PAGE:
When my son was accepted into Penn State for grad school, we learned he could negotiate the offer. He got an additional $52,000 in funding.

When my son was accepted into Penn State for grad school, we learned he could negotiate the offer. He got an additional $52,000 in funding.
Ann Peck and her son.Hannah Peck Cowles
  • My son was accepted into Penn State for grad school and offered over $25,650 a year in funding.
  • We later learned we could negotiate that, and he earned an additional $52,000.

When my son, Reese, decided to apply for Ph.D. programs in mechanical engineering, I was thrilled — and nervous. Academia feels like the perfect fit for my 22-year-old son, but the cost of tuition kept me up at night.

But after we negotiated more funding for him, Reese is headed to Penn State with his tuition fully covered — including a research-assistant stipend, which is enough to cover his living expenses.

When he got his first acceptance letter, we glimpsed a future without student-loan debt

As an undergraduate student, Reese studies mechanical engineering at the University of Minnesota Twin Cities and works in a research lab. We were thrilled when his first graduate-school acceptance letter came from it. Since I live in Minnesota too, I had visions of Sunday dinners, spontaneous lunches, and surprise visits home for the next five years.

His letter came with a fellowship offer of $30,300 a year, which means he would be fully funded. Until he received that offer, we didn't realize it was possible to attend graduate school without incurring student-loan debt.

"They're going to pay you to go to school, and you don't have to pay for tuition," I repeatedly said. No one in our family could stop smiling.


He received 2 more acceptance letters, so he had a big decision to make

Penn State offered him $25,650 a year in funding.

After attending recruiting events at all three schools and having the opportunity to visit with professors, Reese knew he wanted to go to Penn State. But it wasn't the university with the largest financial package — even though the school would also cover tuition remission and health insurance.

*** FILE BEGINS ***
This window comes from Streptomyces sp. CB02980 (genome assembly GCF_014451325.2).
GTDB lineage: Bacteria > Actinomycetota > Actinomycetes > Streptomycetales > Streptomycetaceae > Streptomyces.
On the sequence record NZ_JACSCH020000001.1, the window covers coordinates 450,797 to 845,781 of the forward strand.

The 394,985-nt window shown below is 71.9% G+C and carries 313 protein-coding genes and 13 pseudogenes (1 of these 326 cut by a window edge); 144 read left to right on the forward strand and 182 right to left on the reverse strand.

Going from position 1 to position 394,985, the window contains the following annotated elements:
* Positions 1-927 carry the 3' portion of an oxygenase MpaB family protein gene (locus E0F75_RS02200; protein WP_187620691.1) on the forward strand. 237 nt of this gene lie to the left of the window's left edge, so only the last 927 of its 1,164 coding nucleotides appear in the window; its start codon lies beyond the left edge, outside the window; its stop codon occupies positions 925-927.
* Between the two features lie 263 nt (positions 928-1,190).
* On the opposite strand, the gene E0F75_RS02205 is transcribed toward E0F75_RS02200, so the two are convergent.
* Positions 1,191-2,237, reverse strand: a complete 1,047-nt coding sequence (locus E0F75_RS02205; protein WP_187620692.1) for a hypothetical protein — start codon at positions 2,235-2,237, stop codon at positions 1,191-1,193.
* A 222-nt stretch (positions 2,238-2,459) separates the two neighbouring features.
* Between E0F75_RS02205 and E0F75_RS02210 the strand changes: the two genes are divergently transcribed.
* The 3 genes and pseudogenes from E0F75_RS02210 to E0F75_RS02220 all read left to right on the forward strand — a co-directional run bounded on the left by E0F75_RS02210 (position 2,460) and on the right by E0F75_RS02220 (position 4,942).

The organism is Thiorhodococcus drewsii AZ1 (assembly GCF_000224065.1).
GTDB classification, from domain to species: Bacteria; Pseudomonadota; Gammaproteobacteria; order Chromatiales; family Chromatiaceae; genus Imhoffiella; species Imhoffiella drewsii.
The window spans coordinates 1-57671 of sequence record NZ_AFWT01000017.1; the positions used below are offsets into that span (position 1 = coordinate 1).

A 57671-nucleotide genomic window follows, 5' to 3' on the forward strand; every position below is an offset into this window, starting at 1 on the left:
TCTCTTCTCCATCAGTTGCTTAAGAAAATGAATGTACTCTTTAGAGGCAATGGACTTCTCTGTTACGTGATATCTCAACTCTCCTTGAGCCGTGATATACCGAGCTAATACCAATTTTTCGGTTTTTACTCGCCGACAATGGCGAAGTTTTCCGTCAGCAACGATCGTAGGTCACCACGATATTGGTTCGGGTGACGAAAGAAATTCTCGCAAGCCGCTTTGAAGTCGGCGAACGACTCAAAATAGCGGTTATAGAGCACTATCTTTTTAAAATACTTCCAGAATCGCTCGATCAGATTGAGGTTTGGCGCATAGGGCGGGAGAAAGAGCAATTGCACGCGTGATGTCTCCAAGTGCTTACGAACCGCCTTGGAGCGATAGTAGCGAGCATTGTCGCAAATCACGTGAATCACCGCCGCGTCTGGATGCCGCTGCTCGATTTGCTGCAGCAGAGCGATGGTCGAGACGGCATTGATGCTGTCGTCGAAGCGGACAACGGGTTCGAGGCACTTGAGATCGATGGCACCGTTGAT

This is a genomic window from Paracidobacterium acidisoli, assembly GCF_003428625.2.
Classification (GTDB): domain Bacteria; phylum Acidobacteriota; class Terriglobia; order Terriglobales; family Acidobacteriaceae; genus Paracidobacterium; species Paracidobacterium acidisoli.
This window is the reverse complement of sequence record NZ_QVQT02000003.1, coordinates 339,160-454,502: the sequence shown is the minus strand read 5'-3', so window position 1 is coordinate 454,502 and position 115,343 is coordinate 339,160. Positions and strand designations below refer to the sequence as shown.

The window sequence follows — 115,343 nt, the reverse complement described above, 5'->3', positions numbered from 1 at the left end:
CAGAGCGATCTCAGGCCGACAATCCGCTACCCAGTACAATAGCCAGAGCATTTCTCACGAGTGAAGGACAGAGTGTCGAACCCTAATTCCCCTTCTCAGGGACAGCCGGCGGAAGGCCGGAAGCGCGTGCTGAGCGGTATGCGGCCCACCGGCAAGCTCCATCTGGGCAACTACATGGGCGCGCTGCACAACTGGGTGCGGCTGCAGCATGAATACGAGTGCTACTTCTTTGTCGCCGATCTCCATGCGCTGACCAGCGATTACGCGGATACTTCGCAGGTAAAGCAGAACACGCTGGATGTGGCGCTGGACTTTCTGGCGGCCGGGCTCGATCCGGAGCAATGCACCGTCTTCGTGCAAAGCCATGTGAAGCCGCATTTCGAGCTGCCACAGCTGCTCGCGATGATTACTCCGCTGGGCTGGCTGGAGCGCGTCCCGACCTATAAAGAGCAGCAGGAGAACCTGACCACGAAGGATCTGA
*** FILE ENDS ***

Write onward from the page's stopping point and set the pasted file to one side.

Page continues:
Reese had already determined he would not go anywhere that didn't offer enough funding to cover all his expenses. He did not want any student debt.

I asked my son to consider negotiating Penn State's offer. He refused; other graduate students had told Reese that offers couldn't be negotiated. I wasn't buying it. I've realized nearly everything is negotiable, but admittedly, this was an area I knew nothing about.

I sought guidance, and he was able to negotiate more funding from Penn State

I'd taken a few classes from Vicki Johnson, the founder of ProFellow, and knew she specialized in helping people find fellowships for projects, research, and graduate-program funding. I emailed ProFellow, explained the situation, and paid for a $350 session with Johnson.


Reese discovered negotiating was not only possible but also often expected. Using what he learned from that session, he followed Johnson's advice and personalized an email to the professor he'd be working with at Penn. He outlined his best offer and his desire to select Penn State if it could match the offer and consider additional funds for the summer.

He scored another $52,000 in funding from Penn State, to be paid out over five years. He'll now work toward his Ph.D. as a fully funded candidate. His deal is worth over $325,000 — which includes funding from a fellowship, an RA position, and tuition remission.

Sunday dinners and spontaneous lunches will have to wait. He starts working in the lab at Penn State in July.